2. it is a terrible tragedy.human life is very husband and I have done many cruises and some of them,people were missing and some died accidental or natural death.very tragic and left me numb.God bless this young man and much sympathy to his family.

  3. Adventure of the seas lost a member from the sports team just 6 weeks ago in November an English guy seems Arrons loss was not alone !! Very sad the cruise line to get that system like yesterday.

  4. Rip Aaron.Confolence to the family.This is so hard to come to terms with so young to be taken but the love goes on always in so many hearts friend family co workers pets and children.never forgotten and sadly missed by all.

  5. So very sorry that this young man felt so down as to end his life. Condolences to his family. As frequent cruisers, we see how hard entertainment teams work and have utter respect for them.

  6. Yes I don’t think people accidentally fall from cruise ships. I’m no expert but have been on a number of cruises. We were on the Queen Mary when someone didn’t turn up for work. The cctv was looked at then the shop turned round to search. Passengers were searching too. It was so sad. We prayed for him at the service on Sunday morning. Little could be done. We had a collection for his family.

  7. Deeply sorry for the disappearance of Arron at sea on Christmas day. Sincere condolences for Arron’s family and friend.

  8. I am deeply saddened to read this news, how tragic that this young man felt unable to seek help.
    We love cruise holidays and see every day how hard the staff all work to give passengers a happy holiday to remember. I have sons and I dare not think of losing them, my deepest condolences to his family.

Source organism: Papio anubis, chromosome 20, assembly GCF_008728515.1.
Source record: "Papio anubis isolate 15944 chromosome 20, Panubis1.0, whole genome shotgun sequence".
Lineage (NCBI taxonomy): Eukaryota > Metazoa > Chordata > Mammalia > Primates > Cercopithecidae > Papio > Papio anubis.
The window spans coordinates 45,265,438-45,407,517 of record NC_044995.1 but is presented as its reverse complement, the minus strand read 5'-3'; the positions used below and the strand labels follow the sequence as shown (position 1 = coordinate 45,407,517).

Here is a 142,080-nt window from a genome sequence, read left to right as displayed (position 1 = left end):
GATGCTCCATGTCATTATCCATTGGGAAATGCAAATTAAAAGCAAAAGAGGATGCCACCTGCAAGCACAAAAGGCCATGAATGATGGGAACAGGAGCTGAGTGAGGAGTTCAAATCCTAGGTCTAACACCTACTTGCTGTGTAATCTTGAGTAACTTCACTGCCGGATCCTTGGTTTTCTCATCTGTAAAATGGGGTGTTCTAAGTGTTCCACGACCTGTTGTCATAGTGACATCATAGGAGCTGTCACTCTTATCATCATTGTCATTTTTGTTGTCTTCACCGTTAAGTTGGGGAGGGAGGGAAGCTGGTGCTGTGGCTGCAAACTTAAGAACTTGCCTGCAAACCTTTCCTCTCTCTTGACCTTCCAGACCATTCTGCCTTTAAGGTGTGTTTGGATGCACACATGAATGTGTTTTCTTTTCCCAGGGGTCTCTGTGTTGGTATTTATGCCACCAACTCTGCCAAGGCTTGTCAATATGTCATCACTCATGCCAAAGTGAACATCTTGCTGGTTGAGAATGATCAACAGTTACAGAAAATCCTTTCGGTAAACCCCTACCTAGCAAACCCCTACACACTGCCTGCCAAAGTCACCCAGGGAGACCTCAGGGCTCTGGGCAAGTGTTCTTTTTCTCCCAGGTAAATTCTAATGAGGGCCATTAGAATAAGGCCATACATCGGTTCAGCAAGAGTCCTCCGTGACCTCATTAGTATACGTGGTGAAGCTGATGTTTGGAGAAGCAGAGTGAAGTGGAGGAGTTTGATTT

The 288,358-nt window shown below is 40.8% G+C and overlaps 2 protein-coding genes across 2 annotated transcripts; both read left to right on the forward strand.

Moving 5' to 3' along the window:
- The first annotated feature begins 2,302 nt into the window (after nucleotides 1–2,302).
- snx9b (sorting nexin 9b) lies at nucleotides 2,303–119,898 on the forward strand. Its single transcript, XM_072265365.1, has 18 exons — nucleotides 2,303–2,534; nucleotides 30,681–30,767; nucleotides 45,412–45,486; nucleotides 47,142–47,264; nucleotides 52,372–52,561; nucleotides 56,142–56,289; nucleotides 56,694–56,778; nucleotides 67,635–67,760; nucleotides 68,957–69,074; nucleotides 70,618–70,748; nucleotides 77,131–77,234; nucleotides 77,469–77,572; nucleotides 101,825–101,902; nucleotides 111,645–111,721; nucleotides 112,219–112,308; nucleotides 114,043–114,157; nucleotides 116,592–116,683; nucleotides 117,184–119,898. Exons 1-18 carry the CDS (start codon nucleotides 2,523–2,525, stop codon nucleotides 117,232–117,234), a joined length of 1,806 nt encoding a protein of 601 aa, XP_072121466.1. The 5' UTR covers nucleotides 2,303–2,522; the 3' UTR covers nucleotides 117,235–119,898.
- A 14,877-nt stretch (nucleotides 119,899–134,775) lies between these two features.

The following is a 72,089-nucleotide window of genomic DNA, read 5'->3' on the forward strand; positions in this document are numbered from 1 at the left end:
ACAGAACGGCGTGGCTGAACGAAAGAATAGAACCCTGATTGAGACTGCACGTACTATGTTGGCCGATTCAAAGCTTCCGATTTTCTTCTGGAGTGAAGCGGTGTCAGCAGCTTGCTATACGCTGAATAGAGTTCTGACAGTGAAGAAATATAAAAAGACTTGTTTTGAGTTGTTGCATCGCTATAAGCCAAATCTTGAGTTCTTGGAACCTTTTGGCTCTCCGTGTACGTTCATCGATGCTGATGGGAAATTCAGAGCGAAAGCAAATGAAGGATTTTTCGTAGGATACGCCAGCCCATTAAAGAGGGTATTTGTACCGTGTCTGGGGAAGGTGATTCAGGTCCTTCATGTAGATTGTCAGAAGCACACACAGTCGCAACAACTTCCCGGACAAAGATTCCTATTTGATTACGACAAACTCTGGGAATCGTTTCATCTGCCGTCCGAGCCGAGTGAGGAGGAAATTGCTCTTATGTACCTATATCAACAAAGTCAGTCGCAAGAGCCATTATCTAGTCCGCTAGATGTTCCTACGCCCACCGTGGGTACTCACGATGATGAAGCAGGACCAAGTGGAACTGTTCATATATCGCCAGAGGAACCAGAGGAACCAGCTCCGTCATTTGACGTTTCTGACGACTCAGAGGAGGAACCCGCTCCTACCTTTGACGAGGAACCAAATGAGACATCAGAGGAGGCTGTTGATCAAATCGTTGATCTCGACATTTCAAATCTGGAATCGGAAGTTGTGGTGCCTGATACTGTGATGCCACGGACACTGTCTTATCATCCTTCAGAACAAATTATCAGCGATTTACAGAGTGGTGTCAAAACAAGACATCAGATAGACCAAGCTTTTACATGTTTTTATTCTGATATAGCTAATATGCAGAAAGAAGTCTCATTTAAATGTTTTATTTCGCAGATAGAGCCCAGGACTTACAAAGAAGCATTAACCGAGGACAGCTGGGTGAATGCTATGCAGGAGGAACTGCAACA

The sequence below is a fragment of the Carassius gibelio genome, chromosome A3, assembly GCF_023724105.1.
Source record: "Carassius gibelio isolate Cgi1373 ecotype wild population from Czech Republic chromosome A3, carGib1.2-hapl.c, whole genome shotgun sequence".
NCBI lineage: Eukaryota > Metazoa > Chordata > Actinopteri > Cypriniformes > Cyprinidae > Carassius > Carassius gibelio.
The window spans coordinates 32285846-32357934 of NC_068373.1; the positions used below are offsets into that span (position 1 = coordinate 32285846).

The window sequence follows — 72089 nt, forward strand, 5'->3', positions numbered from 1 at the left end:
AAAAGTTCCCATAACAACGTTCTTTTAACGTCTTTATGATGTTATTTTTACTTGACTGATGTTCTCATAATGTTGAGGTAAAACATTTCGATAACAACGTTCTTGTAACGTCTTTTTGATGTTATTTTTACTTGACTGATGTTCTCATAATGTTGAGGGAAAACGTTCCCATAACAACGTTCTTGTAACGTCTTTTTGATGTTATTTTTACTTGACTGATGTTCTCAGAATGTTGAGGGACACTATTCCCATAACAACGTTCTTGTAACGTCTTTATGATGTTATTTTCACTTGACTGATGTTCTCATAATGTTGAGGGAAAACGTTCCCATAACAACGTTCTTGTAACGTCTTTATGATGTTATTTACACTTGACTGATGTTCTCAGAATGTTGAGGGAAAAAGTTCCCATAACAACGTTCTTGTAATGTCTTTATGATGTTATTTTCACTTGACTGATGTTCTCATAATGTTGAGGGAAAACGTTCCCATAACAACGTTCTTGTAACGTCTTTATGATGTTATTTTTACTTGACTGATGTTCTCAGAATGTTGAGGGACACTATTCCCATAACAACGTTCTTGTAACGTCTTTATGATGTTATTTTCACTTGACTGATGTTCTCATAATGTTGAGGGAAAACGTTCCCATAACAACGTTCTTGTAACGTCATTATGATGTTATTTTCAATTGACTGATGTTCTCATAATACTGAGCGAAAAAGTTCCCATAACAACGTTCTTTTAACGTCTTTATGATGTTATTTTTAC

9. This is so sad for a parent to lose their child at any age ,they must be felling terrible at this time, and also his colleagues and friends he made on board must be felling so bad ,I hope they are all getting some counciling to help then get over this. I also hope all the new ships that are being built at this moment are being fitted out with the new technology to stop this from happening again.

  10. I am very disappointed that you felt the need to post about this unless you have the permission of the young man’s family.
    I heard this story on the news and felt so so sad for the loss of such a young man and my heart goes out to his family and felt that it should be left at that as that is personal to them. I was astounded to see it as a head line story on your website.
    Whether it was an unfortunate accident or not, it is nothing to do with anyone except his family and talking about it online may distress them even more.
    Please reconsider allowing people to post this kind of ‘headline’.

  11. This is so sad. It made me cry. I’m so sorry for the family, and how I would feel if it was my son. I agree the ships should have this equipment to let them know if someone goes overboard, afterall you can’t put a price on a life.

  12. Incredibly sad that he did not talk to a friend about how he felt. He should have gone to the Human Resources person and let them know how his state of mind.
    My thoughts are with his family.

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Some people are shopaholics, some are chocaholics and some like me are cruiseaholics! Okay you got me I am also a slight chocoholic as well. I guess my love affair for cruises began in the late 1970's when I used to watch "The Love Boat", which was an American TV…